The video below takes us deep into the system and is well worth a watch. Meanwhile, if you fancy a further wallow in Gallic technology, peer inside a Minitel terminal.
[Adrian Smith] recently scored an avionics module taken from a British Aerospace 146 airliner and ripped it open for our viewing pleasure. This particular aircraft was designed in the early 1980s when the electronics used to feed the various displays in the cockpit were very different from modern designs. This particular box is called a ‘symbol generator’ and is used to generate the various real-time video feeds that are sent to the cockpit display units. Various instruments, for example, the weather radar, feed into it, and it then reformats the video if needed, mixing in any required additional display.
There are many gold-plated chips on these boards, which indicates these may be radiation-hardened versions of familiar devices, most of which are 54xx series logic. 54xx series logic is essentially the same functionally as the corresponding 74xx series, except for the much wider operating temperature range mandated by military and, by extension, commercial aviation needs. The main CPU board appears to be based around the Intel 8086, with some Zilog Z180 compatible processors used on the two video display controller boards. We noted the Zilog Z0853604, which is their counter/timer/GPIO chip. Obviously, there are many custom ASICs produced by Honeywell as well as other special order items that you’ll never find the datasheet for. Now there’s a challenge!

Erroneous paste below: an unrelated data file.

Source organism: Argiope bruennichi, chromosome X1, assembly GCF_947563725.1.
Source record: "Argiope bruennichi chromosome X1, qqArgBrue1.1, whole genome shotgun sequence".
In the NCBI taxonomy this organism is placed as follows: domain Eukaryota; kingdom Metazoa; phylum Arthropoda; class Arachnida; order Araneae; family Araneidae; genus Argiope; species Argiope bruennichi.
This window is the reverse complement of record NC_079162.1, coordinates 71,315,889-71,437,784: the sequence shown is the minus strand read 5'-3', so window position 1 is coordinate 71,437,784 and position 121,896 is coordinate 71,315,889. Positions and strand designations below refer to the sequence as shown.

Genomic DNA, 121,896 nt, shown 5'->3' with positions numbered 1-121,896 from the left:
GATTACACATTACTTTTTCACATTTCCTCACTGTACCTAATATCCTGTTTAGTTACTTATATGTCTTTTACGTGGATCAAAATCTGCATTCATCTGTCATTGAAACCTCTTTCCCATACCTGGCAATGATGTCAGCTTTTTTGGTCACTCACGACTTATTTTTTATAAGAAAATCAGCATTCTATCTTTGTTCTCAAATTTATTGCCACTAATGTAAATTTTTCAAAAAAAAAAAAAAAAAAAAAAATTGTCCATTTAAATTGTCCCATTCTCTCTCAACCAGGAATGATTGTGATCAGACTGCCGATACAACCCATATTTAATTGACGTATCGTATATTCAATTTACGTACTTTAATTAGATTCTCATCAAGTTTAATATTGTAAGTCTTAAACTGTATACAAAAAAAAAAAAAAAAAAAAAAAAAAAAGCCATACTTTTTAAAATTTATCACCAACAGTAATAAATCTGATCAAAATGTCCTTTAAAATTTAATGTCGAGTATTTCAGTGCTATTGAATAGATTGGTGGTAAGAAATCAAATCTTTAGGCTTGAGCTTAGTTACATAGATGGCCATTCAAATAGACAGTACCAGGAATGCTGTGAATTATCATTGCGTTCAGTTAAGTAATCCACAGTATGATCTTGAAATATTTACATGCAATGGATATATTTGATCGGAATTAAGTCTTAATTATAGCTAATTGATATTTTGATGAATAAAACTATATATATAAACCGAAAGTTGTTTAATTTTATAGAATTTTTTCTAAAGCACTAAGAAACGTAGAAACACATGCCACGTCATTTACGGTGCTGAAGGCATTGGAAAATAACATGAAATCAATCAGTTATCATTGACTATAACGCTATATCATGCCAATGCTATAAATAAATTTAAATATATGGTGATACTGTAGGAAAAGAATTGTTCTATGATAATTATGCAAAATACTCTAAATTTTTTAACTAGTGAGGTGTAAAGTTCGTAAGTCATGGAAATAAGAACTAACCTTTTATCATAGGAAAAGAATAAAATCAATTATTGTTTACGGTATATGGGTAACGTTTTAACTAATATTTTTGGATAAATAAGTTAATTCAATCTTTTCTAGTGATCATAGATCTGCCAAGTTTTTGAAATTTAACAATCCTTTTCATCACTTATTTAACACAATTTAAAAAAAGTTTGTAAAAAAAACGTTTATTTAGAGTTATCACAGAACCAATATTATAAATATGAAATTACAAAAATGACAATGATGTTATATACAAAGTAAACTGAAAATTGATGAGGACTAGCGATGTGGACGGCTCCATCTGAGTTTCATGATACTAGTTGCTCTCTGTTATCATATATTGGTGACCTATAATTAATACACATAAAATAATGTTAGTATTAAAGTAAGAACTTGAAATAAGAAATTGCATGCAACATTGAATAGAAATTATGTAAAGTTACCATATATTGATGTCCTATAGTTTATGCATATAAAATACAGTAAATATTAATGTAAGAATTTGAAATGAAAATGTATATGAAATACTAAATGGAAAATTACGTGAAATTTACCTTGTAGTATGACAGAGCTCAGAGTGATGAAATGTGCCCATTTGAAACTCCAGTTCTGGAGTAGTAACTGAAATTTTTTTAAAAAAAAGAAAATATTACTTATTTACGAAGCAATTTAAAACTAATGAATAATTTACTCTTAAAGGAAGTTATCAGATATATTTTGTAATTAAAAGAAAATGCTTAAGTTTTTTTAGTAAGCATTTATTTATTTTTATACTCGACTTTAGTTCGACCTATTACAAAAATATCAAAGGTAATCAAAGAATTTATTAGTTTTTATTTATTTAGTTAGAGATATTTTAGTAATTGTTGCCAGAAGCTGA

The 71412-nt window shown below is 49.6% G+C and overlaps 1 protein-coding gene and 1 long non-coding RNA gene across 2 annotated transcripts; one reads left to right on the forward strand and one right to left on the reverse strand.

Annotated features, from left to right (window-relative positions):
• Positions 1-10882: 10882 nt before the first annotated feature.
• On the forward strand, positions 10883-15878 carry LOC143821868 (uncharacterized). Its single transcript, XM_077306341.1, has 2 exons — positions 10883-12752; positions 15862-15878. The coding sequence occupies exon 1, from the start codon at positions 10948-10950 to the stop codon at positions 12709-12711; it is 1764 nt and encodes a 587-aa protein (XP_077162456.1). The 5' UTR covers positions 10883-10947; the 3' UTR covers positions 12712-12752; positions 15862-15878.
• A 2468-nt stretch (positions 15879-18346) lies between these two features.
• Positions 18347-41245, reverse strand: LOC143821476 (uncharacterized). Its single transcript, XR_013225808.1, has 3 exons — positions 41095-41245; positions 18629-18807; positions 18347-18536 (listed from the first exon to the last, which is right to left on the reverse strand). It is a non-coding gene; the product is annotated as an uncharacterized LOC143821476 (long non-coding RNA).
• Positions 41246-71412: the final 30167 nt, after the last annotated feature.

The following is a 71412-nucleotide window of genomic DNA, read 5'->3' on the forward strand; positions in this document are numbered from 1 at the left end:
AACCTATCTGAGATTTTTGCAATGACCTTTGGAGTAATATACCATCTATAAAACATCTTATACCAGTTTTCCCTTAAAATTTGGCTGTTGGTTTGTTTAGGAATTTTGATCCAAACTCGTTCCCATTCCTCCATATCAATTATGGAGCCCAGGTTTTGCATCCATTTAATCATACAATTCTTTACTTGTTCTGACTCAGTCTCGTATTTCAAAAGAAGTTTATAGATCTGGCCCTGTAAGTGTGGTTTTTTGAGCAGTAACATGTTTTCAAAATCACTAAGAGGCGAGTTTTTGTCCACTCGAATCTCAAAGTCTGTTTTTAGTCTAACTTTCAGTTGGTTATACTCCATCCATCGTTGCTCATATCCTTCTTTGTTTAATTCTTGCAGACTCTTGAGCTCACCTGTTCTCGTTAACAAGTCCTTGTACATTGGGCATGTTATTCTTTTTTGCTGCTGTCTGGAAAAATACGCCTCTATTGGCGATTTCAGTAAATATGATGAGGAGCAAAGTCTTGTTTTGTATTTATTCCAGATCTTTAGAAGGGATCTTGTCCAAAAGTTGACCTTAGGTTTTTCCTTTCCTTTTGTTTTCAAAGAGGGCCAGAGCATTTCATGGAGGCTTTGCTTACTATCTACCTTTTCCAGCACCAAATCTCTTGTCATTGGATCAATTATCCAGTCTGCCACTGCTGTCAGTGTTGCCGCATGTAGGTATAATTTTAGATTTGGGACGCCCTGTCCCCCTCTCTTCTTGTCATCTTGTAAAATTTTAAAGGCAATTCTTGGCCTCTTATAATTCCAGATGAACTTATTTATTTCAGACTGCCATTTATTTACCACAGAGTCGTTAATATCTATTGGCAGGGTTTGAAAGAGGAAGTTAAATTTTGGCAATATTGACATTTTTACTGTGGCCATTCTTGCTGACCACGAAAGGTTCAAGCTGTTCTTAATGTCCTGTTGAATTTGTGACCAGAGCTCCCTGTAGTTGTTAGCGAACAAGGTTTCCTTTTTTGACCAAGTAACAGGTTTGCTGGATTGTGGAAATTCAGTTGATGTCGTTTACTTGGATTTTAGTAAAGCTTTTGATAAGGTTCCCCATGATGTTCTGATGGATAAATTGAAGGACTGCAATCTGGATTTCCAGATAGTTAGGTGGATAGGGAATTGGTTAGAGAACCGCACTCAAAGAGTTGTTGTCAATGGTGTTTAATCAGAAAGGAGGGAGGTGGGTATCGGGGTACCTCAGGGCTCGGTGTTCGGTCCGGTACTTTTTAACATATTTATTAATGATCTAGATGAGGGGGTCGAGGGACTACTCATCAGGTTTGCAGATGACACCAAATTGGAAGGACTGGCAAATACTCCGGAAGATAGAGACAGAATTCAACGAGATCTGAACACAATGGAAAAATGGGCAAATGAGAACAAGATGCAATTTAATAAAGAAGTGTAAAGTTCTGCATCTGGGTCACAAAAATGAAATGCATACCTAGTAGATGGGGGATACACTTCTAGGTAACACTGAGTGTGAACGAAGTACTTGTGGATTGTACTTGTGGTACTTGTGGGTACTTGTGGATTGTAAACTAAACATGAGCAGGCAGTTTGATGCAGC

Finally, we note the standard 400 Hz avionics-standard power supply, which, as some may know, is the standard operating frequency for the AC power system used within modern aircraft systems. The higher frequency (compared to 50 or 60 Hz) means the magnetic components can be physically smaller and, therefore, lighter for a given power handling capability.